35. briefly @ #1342 Sunday, September 8th, 2019 – 4:11 pm

    The market in the energy production has changed. There is no point in a carbon tax. To impose one would retard innovation in the renewables sector. Strange but true. Get over it.

    Not true, but it is certainly strange that you don’t seem to even remotely understand the point of a carbon tax. Especially as it is apparently still Labor policy.

    C’mon – admit you are a parody account!

  36. Stern was right about market failure and about the economic costs of climate change. The path of tech adaptation is evolving as are markets for energy. Stern was right to say that tech innovation is required. But we do not need taxes to drive it. It’s happened in any case. If we imposed taxes at this point we would retard innovation in renewables tech by reducing the incentive to innovate.

    We can’t afford to retard this innovation. We have to accelerate it.

  37. Apart from P1, who has more perseverance than most, does anyone actually bother reading briefly’s continuous and increasingly bizarre utterances?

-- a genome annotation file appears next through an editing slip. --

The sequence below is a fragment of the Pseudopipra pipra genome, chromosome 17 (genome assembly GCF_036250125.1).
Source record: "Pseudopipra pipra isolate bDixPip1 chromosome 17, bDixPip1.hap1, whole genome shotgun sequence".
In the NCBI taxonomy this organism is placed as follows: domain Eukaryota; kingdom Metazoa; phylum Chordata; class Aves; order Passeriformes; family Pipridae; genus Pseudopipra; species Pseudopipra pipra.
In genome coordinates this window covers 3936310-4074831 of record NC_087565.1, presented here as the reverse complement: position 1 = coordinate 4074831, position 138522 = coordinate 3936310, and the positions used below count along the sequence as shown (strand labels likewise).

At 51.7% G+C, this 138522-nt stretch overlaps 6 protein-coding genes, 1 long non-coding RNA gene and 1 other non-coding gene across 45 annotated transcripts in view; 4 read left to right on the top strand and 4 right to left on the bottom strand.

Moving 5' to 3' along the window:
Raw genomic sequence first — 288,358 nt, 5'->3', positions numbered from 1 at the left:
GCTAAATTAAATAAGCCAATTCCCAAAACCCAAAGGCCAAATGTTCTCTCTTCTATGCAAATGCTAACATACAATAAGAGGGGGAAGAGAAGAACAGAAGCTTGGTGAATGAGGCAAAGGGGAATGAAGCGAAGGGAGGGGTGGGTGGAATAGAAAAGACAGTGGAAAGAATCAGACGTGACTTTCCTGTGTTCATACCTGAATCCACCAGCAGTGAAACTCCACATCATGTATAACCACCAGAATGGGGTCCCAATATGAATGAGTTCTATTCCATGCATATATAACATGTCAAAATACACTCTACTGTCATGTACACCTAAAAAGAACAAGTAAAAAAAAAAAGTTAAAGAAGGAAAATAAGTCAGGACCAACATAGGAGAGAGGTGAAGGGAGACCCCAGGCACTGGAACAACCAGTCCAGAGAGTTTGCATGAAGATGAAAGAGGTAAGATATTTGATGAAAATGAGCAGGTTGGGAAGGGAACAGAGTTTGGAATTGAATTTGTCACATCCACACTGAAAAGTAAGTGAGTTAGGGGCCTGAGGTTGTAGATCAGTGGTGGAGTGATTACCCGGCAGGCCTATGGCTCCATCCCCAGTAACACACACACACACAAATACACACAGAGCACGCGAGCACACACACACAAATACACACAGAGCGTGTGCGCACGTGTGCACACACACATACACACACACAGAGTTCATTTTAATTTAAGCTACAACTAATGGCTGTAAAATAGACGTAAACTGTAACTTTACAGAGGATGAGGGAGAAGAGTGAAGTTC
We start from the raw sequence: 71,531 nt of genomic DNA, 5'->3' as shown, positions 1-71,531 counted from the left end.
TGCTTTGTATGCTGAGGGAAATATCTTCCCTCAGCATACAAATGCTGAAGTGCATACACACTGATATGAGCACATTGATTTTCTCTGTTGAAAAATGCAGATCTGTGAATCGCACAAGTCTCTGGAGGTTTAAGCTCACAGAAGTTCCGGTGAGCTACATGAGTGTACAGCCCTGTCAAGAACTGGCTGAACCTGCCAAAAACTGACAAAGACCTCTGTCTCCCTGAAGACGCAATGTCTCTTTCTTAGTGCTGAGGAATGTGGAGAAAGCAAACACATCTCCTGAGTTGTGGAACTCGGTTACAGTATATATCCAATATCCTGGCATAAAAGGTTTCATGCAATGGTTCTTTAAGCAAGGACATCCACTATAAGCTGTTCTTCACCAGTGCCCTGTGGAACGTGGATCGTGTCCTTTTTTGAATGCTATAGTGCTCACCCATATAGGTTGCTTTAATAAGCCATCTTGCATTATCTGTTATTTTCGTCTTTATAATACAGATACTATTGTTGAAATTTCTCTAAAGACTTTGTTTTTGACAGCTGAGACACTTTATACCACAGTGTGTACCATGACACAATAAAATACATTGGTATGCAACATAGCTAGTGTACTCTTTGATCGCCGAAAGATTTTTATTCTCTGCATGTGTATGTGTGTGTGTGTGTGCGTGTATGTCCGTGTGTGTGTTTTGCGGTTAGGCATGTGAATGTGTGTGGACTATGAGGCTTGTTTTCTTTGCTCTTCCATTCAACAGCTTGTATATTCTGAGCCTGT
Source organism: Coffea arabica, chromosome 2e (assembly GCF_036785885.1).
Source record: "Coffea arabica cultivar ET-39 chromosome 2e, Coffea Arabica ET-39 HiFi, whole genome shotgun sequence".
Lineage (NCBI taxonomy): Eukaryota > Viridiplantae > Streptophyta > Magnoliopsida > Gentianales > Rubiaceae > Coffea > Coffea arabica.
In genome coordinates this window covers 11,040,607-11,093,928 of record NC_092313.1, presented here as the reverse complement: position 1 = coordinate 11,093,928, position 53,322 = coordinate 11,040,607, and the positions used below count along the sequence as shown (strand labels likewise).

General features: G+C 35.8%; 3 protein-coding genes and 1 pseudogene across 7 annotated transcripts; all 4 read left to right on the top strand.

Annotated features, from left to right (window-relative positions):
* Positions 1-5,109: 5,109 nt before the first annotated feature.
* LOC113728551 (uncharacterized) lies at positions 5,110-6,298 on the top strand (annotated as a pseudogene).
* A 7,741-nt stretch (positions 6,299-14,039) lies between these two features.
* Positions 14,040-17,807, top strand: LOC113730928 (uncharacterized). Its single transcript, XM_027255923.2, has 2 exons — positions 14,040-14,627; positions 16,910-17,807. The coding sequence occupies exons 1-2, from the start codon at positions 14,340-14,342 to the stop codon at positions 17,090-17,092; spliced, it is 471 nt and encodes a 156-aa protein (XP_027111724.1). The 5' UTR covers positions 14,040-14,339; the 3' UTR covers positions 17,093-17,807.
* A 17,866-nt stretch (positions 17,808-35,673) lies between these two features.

38. What might have been relevant 15 or 20 years ago in the energy market is no longer necessarily relevant now or in the coming 20 years. We need to accelerate the rate of innovation and adoption of renewables and other environmentally relevant technologies. A tax on carbon will not achieve this.

    This is heresy but it’s also correct.

  39. briefly @ #1346 Sunday, September 8th, 2019 – 4:16 pm

    Stern was right about market failure and about the economic costs of climate change. The path of tech adaptation is evolving as are markets for energy. Stern was right to say that tech innovation is required. But we do not need taxes to drive it. It’s happened in any case. If we imposed taxes at this point we would retard innovation in renewables tech by reducing the incentive to innovate.

    We can’t afford to retard this innovation. We have to accelerate it.

    Oh look – what do we find on page 468 of the Stern report – you know, the one that you said “was and remains absolutely right” …

    “Creating a global price for carbon”

    C’mon – admit you are a parody account!